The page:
TY1HG2-History of graphic communication 2

Module Provider: Typography
Number of credits: 10 [5 ECTS credits]
Terms in which taught: Spring / Summer term module
Non-modular pre-requisites:
Co-requisites: TY1HG1 History of graphic communication 1
Modules excluded:
Current from: 2018/9

Module Convenor: Dr Matthew Lickiss

Email: m.lickiss@reading.ac.uk

Type of module:

Summary module description:

This module provides students with the chance to broaden their understanding of design history by studying some of the most influential designers of the past 500 years. This extends some topics covered in TY1HG1 and TY1PRI by looking at a wider range of specific figures in detail. TY1HG2 also provides an opportunity to develop independent research and presentation skills, which are essential for practicing designers.


  • To develop students’ understanding of the role played by influential individuals in the development of graphic communication;

  • To extend students’ skills of close reading and contextual analysis;

  • To encourage students in the confident expression of their ideas, and to extend their ability to construct evidence-based arguments. 


Assessable learning outcomes:

  • By the end of the module students should be able to:

  • Assess the contribution of individual designers or printers to the history of graphic communication

  • Present research findings in a concise and relevant way through writing.

  • Articulate research engagingly via spoken word and accompanying images.

Additional outcomes:

The module plays a significant role in the continuing development of other skills and competencies, which are central to the course. It is expected that the level of skills and competencies achieved in the following will be appropriate to the level of study: oral communication and argument; deployment of research using printed and electronic resources; critical analysis and coherent argument; undertaking self-directed, independent work.



Outline content:

Students will independently research individual designers and share their findings through a presentation and accompanying piece of written work. Subjects will be key figures such as: Aldus Manutius, John Heartfield; El Lissitzky; Lazlo Moholy-Nagy; Joseph Müller-Brockmann; Cipe Pineles; Paula Scher; Wolfgang Weingart; and Tadanori Yokoo.

Global context:

Students will examine the work of a diverse range of printers and graphic designers from a variety of countries and cultures.

Brief description of teaching and learning methods:

Students will be assigned an individual to research in spring term. The brief and lecture will give students guidance on what their work should cover, as well as covering generic guidance on how to approach the presentation and handout. Students will be expected to undertake independent research and to present this in the form of an oral presentation, with slides, and accompanying piece of written work.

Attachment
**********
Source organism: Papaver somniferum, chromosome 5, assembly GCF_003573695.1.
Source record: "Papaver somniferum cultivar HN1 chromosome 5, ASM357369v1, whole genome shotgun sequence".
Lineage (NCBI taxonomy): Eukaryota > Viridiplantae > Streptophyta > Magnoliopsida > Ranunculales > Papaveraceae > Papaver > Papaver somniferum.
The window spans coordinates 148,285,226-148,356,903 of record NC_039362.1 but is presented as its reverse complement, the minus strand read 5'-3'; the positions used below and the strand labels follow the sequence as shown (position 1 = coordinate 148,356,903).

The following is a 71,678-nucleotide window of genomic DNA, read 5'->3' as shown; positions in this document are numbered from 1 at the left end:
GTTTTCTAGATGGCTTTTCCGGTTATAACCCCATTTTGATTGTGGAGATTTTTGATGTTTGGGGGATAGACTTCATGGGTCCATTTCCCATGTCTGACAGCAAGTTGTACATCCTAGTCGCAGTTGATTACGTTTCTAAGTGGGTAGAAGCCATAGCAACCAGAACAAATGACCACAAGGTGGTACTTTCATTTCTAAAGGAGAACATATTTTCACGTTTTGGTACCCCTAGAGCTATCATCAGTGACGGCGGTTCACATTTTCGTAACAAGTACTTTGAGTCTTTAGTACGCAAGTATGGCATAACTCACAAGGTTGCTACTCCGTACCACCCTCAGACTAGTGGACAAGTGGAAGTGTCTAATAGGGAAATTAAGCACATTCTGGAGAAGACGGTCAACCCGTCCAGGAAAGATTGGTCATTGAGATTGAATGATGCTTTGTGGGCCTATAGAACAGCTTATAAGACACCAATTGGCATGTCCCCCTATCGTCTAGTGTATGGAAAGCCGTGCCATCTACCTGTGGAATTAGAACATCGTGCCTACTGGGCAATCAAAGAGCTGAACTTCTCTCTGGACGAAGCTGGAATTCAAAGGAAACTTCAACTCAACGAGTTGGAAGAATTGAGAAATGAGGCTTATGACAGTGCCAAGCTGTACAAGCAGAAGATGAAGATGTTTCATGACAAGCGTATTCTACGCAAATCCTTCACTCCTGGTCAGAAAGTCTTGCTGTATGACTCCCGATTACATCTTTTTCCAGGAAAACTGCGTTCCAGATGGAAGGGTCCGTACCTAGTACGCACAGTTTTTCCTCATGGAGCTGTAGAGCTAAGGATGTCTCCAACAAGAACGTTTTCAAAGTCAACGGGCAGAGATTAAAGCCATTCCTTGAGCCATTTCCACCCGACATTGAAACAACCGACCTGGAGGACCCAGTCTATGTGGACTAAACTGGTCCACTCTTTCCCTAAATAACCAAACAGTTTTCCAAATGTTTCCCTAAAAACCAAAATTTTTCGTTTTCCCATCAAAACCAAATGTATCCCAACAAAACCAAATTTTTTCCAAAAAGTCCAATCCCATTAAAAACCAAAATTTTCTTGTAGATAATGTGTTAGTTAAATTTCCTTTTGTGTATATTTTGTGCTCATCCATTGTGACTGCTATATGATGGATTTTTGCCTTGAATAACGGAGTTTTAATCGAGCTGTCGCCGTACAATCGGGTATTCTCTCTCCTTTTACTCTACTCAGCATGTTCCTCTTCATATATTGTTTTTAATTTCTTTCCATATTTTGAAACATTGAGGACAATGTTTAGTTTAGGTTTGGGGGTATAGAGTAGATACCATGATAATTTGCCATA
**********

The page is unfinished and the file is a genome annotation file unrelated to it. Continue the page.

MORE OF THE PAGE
Contact hours:
  Autumn Spring Summer
Seminars 2 4
Guided independent study 84 10
Total hours by term 86.00 14.00
Total hours for module 100.00

Summative Assessment Methods:
Method Percentage
Written assignment including essay 50
Oral assessment and presentation 50

Summative assessment- Examinations:

Summative assessment- Coursework and in-class tests:

Coursework will typically consist of the following: an oral presentation (50% of the module mark); an accompanying written handout of 1200-1500 words (50% of the module mark). A Department specific (University approved) form of step-marking is employed for written coursework.

Formative assessment methods:

Students will receive formative feedback on the presentation aspect of the assessment from their tutor and peers.

Penalties for late submission:
The Module Convener will apply the following penalties for work submitted late:

  • where the piece of work is submitted after the original deadline (or any formally agreed extension to the deadline): 10% of the total marks available for that piece of work will be deducted from the mark for each working day[1] (or part thereof) following the deadline up to a total of five working days;
  • where the piece of work is submitted more than five working days after the original deadline (or any formally agreed extension to the deadline): a mark of zero will be recorded.

  • The University policy statement on penalties for late submission can be found at: http://www.reading.ac.uk/web/FILES/qualitysupport/penaltiesforlatesubmission.pdf
    You are strongly advised to ensure that coursework is submitted by the relevant deadline. You should note that it is advisable to submit work in an unfinished state rather than to fail to submit any work.

    Assessment requirements for a pass:

    A mark of 40% overall

    Reassessment arrangements:

    Resubmission of failed coursework

    Additional Costs (specified where applicable):

    Last updated: 14 December 2018


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